Moving Day can be a smooth, stress-free event with proper planning and organization. You can even use these planning tips to clear clutter without the big move.
The big bennie in moving is sorting through stuff (definition of stuff: something that has weight and takes up space), parting with things which no longer fit, get used, work or otherwise contribute to daily or seasonal life. In the same way that a Big Move forces you to examine what’s in the closets, garage, basement, cupboards and drawers, an imagined move can elicit the same activity with the same positive result: a life more streamlined, possibly downsized, efficient and fun.
Like any project, moving needs an overall system from beginning to end. Start with a calendar, clipboard, containers, baggies, markers and packing material. Set goals on the calendar ~ when each room begins and ends, when to pack personal belongings and when the moving truck arrives. On the clipboard, have a color-coded page for each room. This can be simply a sticker with the same color sticker on every box or piece of furniture for that room. Baggies are useful for small parts, cords, remotes, electrical wires, drawer feet, anything small that belongs with something large.
Police the interior of your home. If you are not really moving, imagine that you are. You can play pretend for one room, one floor or the whole house. Your Home Wizards say that the procedure is the same. Put containers in every room – one for toss out, one for donations and one for things you plan to keep and move. For bedrooms, set up a suitcase for things to go with you personally. It’s handy to have a mobile table to set everything on, so it’s not back-breaking floor work. Number boxes for each room like 1 of 4, 2 of 4, 3 of 4, 4 of 4. Keep the numbers big and next to the color codes. Ideally, label two sides of each box and mark the bottom and top with arrows so boxes get stacked right side up. Also add “Open Me First” on boxes with things like lamps and tools.
What you take depends, of course, on whether you are moving across town to a larger house or across the ocean to une très petite maison en France. Work on packing one room at a time. Keep boxes ideally 30 pounds or under. When you encounter computers, televisions, DVD players, music systems and other electronics, take photos of the wiring, left to right, before disconnecting anything. As you dismantle connectors, place them in clear baggies, mark the outside and tape to the side of the electronic device. Note the date and time you took photos for easy retrieval from your camera or phone. Cindy Dole is crazy about her label maker. At about $30 a pop, it’s worth it to keep things neatly marked and easily identified.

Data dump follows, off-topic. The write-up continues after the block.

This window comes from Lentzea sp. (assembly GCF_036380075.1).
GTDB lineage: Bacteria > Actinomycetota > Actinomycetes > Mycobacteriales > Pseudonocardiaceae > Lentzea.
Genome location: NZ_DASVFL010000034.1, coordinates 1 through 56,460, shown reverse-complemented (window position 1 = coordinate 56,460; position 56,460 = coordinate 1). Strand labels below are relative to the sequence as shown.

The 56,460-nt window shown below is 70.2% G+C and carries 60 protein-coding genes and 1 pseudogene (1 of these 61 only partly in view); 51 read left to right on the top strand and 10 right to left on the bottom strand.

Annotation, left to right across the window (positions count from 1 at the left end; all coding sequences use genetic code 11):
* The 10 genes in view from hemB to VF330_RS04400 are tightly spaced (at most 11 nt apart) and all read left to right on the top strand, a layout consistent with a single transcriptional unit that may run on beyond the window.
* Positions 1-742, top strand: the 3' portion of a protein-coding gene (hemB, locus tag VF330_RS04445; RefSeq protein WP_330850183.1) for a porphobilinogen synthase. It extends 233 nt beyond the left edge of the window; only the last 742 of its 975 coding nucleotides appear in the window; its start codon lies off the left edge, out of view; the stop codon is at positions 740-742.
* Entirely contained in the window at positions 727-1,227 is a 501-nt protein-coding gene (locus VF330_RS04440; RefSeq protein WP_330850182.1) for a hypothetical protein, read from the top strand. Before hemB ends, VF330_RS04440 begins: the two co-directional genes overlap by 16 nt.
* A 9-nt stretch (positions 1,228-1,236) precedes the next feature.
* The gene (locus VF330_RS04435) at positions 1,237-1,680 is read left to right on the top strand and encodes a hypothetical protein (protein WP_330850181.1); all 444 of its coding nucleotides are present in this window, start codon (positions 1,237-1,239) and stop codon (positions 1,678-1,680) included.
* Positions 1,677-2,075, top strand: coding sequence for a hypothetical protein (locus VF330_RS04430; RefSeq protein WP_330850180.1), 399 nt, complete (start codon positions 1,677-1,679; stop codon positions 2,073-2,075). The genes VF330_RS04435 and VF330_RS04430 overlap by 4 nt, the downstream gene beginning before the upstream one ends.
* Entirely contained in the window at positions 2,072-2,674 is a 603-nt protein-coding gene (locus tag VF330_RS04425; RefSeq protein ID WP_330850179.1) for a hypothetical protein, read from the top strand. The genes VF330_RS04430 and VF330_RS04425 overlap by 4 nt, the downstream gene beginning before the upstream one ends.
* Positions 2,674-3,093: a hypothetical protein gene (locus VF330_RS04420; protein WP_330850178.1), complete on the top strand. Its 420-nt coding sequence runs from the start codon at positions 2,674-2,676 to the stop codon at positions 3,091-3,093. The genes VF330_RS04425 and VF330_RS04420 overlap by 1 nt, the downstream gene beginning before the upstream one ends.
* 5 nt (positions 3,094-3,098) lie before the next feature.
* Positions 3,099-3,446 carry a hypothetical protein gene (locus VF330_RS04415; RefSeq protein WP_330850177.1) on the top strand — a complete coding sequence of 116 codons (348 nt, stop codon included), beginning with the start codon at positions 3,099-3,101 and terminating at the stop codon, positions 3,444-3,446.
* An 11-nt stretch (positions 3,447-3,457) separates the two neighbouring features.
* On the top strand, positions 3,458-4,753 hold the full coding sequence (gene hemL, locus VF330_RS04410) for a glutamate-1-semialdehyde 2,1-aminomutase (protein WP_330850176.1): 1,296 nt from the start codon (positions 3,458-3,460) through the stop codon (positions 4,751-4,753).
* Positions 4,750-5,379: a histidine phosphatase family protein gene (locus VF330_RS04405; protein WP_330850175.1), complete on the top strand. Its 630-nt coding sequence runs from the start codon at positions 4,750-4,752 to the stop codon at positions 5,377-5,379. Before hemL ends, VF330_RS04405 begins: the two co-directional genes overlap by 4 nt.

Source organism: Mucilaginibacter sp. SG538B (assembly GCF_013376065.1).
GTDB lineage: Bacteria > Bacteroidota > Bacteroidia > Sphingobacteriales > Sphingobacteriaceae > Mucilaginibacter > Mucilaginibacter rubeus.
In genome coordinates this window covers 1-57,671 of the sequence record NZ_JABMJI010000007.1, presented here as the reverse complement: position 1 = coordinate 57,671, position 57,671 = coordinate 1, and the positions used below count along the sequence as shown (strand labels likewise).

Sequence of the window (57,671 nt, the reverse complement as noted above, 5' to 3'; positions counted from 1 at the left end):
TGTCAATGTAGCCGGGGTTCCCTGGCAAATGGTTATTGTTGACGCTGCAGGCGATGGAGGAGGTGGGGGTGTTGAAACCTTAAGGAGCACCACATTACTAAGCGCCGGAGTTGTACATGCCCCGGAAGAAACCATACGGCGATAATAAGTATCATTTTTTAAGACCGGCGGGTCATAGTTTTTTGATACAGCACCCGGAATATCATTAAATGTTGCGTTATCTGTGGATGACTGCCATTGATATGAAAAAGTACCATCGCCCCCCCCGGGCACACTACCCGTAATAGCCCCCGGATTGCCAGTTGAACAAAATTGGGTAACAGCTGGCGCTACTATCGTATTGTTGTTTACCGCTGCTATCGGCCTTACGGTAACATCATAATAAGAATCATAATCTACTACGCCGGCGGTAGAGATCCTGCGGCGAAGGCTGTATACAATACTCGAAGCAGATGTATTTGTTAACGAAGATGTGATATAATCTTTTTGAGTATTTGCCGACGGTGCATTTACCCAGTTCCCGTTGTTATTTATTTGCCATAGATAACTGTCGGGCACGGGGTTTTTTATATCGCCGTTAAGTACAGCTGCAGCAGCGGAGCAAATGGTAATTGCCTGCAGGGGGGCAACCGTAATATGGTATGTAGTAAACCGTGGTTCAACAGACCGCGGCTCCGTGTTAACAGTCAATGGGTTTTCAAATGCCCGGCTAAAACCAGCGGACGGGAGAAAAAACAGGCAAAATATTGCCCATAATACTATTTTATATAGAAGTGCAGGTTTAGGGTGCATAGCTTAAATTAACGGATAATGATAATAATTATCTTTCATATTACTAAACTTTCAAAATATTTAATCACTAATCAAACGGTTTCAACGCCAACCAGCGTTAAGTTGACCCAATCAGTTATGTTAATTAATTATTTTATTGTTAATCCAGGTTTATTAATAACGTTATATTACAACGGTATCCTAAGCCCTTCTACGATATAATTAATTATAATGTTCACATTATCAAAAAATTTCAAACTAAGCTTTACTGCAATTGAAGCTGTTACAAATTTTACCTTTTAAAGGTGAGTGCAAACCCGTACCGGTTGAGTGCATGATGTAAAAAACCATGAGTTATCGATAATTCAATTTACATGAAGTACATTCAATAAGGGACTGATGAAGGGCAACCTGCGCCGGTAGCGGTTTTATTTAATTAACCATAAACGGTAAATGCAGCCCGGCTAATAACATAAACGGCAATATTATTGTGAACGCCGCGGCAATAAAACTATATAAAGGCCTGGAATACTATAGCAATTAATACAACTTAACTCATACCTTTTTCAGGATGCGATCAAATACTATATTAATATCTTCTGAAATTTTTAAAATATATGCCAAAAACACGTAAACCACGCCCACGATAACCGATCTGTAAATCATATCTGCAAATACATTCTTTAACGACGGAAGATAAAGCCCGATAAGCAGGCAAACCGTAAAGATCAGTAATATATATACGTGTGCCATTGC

Packing stuff comes in all sizes and materials. If using Styrofoam peanuts, employ the 2” rule – two inches of peanuts on every side of fragile items. Much packing material can be found right in your home – towels, tee shirts, socks, sheets. Instead of stacking plates, stand them vertically with folded clothing items between them. Place stemware in tube socks. Wrap sentimental glass pieces in towels and sheets. Double box breakables and electronics. You can get huge wardrobe boxes and place trash bags over handfuls of clothes on hangers and hang inside. These can get heavy, but if you have professional movers or a strong dolly, it’s the most efficient way to move closet clothing with minimal handling.
If you’re lucky enough to have friends to help you move, feed them well – spring for multiple toppings on pizza, for example – and give them first dibs on any toss out and thrift store items. You know, your trash may be someone else’s treasure. When hiring a moving company, get references, check with the Better Business Bureau or U.S. Dept. of Transportation. Local Chamber of Commerce membership is usually a good sign. Realtors are great moving resources, and remember that price is not the only factor on which to base a decision. It’s illegal to quote a move in cubic feet rather than weight. Movingscam.com is a website to check. Take valuables, musical instruments and collections with you, if at all possible. Exchange cell phone numbers with the drivers, not just the company, and understand how payment will be made and plan for it if you need to pay at the other end. Give directions and a map to supplement GPS.
Preserve your back by picking up containers by bending from the knees. Preserve your sanity by planning, organizing, sorting, labeling and streamlining everything methodically. Whether you are really moving or just pretending so you can simplify your life, stay focused, keep your sense of humor and enjoy the anticipation of adventures that lie ahead – whether in your new abode or right at home in the ol’ backyard.